Concomitant sensitization to ragweed and mugwort pollen: who is who in clinical allergy?Ann Allergy Asthma Immunol. 2014 Sep; 113(3):307-13.AA
In many areas of Europe, double sensitization to ragweed and mugwort is common, and because of the overlapping flowering periods of the 2 plants, it is not possible to diagnose the primary sensitizing allergen source and hence to determine the proper immunotherapy.
To elucidate whether double-sensitized patients are cosensitized or cross-sensitized and, in the latter case, to define the primary sensitizer.
Serum samples from 34 patients with late summer respiratory allergy underwent skin prick testing with whole ragweed, and mugwort extracts were analyzed for their reactivity to recombinant Art v 1 and Amb a 1 by ImmunoCAP and then to Amb a 1, Art v 6, and Art v 1 isoforms by a proteomic approach. In double reactors, the primary sensitizing sources were detected by inhibition experiments.
Serum samples from patients monosensitized to ragweed contained IgE to epitopes specific of all Amb a 1 isoforms. In contrast, serum samples from double reactors found to be primarily sensitized to mugwort reacted to Art v 1 and Art v 6 and cross-reacted to a few Amb a 1 isoforms. Finally, serum samples from double reactors found to be primarily sensitized to ragweed contained IgE reacting to all Amb a 1 isoforms, part of which cross-reacted to Art v 6. We did not find cosensitized patients.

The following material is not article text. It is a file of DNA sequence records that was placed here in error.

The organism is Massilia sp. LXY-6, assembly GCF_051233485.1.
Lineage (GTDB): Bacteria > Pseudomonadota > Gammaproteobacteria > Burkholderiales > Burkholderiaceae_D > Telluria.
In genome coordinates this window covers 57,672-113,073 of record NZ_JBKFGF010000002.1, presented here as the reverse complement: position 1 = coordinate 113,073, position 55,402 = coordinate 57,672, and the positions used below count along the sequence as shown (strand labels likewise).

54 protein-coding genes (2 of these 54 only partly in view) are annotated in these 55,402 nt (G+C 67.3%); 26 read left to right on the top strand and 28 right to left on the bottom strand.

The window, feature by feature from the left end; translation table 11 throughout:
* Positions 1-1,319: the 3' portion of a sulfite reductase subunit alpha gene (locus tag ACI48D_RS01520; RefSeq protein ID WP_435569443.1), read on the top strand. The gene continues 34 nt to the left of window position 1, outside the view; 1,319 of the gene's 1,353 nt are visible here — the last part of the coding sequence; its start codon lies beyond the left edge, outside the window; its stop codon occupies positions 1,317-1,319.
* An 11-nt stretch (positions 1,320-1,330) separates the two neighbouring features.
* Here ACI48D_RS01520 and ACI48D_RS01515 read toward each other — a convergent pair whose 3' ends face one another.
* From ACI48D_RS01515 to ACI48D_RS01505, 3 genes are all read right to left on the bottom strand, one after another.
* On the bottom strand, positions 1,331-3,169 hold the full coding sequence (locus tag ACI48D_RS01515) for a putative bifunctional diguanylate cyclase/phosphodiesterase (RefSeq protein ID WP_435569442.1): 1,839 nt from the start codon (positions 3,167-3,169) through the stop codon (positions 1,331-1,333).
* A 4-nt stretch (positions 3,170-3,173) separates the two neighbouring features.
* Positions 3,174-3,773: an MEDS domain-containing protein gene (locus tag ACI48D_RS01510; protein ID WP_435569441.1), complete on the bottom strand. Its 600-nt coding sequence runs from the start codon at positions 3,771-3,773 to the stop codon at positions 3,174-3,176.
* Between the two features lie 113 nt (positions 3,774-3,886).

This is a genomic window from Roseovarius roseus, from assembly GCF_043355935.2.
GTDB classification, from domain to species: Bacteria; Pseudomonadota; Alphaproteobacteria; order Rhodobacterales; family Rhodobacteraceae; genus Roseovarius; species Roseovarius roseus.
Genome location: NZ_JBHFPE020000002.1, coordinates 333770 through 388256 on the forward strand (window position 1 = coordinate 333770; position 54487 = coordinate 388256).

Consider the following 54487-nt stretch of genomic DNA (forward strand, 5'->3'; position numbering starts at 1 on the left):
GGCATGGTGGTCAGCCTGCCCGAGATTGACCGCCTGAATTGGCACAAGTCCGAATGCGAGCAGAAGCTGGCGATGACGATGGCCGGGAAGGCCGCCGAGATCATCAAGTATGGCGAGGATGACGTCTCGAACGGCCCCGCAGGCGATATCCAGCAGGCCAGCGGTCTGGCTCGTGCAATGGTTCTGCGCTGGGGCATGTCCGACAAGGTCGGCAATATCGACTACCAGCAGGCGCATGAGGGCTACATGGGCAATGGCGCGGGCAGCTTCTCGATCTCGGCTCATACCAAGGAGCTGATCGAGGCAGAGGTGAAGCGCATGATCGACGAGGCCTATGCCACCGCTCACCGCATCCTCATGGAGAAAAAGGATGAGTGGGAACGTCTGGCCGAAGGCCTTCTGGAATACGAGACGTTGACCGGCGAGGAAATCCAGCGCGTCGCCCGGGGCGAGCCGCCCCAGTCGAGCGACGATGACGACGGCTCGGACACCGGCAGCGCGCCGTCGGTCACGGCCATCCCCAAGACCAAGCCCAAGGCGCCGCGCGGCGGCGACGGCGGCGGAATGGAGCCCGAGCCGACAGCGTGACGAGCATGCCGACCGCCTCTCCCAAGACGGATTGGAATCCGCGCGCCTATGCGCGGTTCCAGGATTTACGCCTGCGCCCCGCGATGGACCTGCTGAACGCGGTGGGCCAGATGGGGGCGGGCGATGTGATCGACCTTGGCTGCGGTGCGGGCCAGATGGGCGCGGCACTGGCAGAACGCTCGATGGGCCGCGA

This study found that Art v 6 plays an important role in mugwort allergy and that the cross-reactivity between Art v 6 and Amb a 1 is frequent, bidirectional, and clinically relevant in the area of Milan.